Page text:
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  • 1440 Daily Digest

Celebrating Leap Day


Today is leap day, Feb. 29, a date observed only once roughly every four years in the international standard Gregorian calendar. While the extra day serves a technical function, its uniqueness prompts celebrations around the world—especially by the estimated 5 million Leaplings born on the rare day.


Leap years are necessary because the Earth takes slightly longer than 365 days to revolve around the sun—roughly five hours and 48 minutes more (see explainer). For millennia, agricultural societies using a solar calendar to schedule plantings and harvests saw the seasons drift over time and instituted the extra day to compensate. The Romans made the current leap year approach official under Julius Caesar, but that calendar was overhauled 1,500 years later by Pope Gregory XIII because the seasons had drifted off by roughly 10 days. Learn how this prompted the disappearance of 10 days in 1582 here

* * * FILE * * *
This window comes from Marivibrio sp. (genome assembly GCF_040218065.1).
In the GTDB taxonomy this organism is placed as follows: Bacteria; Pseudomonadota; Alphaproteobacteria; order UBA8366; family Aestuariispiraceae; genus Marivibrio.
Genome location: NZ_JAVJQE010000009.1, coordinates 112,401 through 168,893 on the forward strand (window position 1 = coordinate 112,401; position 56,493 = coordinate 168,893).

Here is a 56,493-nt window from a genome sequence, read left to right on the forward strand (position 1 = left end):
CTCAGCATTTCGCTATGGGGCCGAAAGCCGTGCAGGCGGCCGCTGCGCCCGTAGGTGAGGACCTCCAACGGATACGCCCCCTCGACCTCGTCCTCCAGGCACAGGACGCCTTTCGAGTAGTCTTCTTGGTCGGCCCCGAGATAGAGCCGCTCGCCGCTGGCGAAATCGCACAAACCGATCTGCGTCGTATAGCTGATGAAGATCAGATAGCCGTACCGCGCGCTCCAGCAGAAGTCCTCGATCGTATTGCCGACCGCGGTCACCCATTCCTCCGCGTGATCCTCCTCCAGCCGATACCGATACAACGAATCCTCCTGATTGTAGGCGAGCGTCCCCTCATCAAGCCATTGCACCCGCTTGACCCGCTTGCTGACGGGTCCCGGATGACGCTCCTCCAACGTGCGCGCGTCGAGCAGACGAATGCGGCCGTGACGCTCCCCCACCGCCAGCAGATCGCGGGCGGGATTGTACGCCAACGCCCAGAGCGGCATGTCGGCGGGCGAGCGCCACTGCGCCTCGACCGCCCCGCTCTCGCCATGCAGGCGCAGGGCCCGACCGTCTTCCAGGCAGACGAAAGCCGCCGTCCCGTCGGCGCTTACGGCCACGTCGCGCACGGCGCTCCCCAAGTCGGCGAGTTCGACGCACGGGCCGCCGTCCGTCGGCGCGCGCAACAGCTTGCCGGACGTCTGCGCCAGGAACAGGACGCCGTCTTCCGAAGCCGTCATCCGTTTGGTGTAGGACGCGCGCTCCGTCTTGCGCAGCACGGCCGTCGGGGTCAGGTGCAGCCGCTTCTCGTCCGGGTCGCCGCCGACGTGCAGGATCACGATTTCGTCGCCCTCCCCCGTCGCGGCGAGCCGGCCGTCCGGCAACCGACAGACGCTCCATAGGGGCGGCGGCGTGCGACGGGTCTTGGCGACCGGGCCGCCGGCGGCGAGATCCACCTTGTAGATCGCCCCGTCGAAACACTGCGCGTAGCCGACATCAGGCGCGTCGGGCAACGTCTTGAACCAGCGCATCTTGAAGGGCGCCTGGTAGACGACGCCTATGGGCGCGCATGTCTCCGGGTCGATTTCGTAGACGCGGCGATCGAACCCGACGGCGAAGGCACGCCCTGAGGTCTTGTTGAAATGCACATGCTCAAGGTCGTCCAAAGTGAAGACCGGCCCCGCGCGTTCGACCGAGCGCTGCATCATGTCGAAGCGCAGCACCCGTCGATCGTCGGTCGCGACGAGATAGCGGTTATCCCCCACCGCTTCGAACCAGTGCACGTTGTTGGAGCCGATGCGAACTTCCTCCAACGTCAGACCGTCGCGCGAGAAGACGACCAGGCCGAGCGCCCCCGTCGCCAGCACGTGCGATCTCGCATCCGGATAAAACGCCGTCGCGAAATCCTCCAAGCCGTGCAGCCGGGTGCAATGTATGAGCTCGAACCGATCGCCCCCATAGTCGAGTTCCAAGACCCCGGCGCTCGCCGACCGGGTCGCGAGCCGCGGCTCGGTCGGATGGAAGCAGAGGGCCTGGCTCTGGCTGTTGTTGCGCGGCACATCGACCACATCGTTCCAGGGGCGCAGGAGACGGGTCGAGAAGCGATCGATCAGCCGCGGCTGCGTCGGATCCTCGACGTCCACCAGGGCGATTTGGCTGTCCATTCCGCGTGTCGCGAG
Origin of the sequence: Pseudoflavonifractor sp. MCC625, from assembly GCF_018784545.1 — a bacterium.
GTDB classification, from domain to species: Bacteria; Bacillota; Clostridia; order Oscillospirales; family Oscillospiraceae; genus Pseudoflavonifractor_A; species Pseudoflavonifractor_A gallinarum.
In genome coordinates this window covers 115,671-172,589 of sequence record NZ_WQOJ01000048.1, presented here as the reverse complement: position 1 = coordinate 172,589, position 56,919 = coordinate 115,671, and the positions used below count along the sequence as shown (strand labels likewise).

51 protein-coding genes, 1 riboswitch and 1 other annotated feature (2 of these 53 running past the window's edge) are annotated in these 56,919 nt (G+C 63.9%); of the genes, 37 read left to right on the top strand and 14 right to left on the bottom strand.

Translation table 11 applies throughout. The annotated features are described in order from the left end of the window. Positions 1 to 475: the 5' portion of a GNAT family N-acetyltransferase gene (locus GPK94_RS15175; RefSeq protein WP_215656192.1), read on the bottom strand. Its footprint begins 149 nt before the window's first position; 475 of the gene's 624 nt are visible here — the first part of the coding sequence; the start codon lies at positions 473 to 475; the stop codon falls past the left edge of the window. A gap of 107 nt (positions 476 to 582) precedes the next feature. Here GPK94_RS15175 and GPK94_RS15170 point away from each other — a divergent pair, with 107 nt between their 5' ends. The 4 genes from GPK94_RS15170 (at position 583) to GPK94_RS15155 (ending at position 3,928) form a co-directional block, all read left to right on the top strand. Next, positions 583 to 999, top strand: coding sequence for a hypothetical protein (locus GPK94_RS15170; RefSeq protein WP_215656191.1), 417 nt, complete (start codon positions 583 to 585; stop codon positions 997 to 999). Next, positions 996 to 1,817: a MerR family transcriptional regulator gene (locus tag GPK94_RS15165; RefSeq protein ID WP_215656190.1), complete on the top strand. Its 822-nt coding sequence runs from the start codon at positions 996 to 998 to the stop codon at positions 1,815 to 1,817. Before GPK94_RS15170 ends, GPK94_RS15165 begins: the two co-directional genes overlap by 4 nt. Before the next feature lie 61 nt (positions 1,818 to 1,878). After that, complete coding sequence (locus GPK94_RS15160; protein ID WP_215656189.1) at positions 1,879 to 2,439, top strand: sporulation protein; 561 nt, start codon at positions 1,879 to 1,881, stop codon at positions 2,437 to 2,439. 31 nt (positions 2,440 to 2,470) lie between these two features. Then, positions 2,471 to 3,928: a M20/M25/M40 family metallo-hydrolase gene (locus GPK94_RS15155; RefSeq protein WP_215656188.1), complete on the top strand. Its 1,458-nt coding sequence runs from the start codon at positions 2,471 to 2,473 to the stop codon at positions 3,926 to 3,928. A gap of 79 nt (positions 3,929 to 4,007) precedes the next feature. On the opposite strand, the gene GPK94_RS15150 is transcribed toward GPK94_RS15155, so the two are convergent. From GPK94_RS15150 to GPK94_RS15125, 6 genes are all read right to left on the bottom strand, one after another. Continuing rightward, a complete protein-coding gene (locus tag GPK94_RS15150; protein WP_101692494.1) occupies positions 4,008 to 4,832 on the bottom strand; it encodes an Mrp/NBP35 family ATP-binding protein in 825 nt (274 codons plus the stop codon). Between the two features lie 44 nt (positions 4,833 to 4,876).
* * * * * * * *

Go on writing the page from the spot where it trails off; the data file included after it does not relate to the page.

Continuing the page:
In contrast, China's cultural calendar utilizes a leap month every three years. Learn how other non-Gregorian cultures approach leap years here



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